VIDEO: Session 1, Part 2: The Rise of State Water Planning

Document Type

Conference Proceeding

Event Date



Martz Summer Conference (7th: 2015: Boulder, Colo.)



SESSION ONE: The Rise of Statewide Water Planning

10:30 a.m. - 12:10 p.m. The Colorado Water Plan

Moderator, Britt Banks, Getches-Wilkinson Center

10:30 a.m. - 10:50 a.m.

Overview and Status Report: Lauren Ris, Colorado Department of Natural Resources

10:50 a.m. - 11:40 a.m.

Some Reactions and Responses


Chris Treese, Colorado River Water Conservation District

Bart Miller, Western Resource Advocates

Mark Pifher, Colorado Springs Utilities

Carlyle Currier, Currier Ranch

11:40 a.m. - 12:10 p.m.

GWC Task Force Report: Larry MacDonnell, University of Colorado Law School


Britt Banks

Streaming Media


Many aspects of western water allocation and management are the product of independent and uncoordinated actions, several occurring a century or more ago. However, in this modern era of water scarcity, it is increasingly acknowledged that more coordinated and deliberate decision-making is necessary for effectively balancing environmental, social, and economic objectives. In recent years, a variety of forums, processes, and tools have emerged to better manage the connections between regions, sectors, and publics linked by shared water systems. In this event, we explore the cutting edge efforts, the latest points of contention, and the opportunities for further progress.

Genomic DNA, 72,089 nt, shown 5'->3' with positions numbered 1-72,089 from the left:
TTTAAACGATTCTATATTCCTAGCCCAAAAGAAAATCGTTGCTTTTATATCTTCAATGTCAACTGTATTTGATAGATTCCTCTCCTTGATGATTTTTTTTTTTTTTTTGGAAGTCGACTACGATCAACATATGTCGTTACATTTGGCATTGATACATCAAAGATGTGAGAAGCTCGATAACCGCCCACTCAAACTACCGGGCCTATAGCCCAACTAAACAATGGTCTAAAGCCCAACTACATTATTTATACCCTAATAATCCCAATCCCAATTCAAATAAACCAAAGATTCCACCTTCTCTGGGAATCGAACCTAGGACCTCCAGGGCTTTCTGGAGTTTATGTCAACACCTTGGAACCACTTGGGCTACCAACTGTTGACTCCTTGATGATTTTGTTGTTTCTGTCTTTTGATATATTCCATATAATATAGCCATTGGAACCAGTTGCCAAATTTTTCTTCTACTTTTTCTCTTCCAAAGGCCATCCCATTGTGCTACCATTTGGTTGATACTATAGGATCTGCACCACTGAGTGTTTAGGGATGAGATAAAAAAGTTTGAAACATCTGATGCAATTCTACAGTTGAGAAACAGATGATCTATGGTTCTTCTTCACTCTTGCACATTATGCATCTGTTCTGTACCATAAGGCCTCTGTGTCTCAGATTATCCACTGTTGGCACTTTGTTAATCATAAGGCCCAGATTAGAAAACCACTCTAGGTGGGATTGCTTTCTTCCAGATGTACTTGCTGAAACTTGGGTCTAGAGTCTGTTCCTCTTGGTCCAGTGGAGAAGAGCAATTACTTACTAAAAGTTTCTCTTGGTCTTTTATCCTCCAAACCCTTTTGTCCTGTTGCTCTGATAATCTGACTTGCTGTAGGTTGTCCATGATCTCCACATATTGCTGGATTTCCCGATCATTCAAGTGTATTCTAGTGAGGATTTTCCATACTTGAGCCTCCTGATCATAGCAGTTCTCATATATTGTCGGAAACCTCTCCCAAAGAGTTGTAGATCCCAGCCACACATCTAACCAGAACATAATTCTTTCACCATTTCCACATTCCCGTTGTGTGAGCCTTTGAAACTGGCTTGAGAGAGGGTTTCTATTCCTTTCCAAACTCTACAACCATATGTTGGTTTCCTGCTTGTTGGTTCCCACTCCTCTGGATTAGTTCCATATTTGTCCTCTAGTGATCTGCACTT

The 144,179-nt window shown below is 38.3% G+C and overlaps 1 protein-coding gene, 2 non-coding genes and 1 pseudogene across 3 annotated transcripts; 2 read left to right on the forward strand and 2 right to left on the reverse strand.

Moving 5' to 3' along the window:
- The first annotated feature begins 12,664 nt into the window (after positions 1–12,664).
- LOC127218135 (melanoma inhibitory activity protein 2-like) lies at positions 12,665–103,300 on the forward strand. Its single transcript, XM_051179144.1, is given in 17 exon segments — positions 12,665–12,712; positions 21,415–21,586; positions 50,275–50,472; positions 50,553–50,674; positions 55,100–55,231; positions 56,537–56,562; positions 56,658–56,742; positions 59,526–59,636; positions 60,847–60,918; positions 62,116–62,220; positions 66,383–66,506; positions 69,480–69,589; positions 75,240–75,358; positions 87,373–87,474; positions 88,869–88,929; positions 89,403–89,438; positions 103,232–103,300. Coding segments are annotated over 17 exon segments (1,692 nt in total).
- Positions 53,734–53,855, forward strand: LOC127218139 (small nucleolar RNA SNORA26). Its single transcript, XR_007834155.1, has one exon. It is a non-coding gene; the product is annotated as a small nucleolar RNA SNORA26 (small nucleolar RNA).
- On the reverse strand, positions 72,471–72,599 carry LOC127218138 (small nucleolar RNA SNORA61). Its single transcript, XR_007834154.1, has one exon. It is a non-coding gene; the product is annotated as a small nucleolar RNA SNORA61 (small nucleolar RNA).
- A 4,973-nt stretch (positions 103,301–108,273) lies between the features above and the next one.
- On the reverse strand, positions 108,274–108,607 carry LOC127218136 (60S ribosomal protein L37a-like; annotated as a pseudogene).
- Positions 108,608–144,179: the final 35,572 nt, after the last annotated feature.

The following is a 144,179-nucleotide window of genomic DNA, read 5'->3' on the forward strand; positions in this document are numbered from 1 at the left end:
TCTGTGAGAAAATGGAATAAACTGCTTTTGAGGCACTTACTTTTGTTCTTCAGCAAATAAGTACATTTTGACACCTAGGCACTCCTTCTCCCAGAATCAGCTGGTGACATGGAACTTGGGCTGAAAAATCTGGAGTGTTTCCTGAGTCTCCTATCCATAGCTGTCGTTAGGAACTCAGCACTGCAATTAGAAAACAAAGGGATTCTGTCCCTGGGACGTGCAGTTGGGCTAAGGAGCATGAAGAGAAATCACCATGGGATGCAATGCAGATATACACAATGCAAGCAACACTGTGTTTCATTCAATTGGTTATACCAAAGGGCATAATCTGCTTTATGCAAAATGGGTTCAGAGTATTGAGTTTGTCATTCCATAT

Session 1: The Rise of State Water Planning. Water planning at scales larger than individual water systems is obviously not a new idea; in fact, 2015 marks the 50th anniversary of the Water Resources Planning Act. But in the West, the word “plan” remains a 4-letter word to many supporters of the laissez-faire traditions in water management, so while some states have a long history of planning, others—notably Colorado—are taking their first steps.

Alternate Title

The Rise of State Water Planning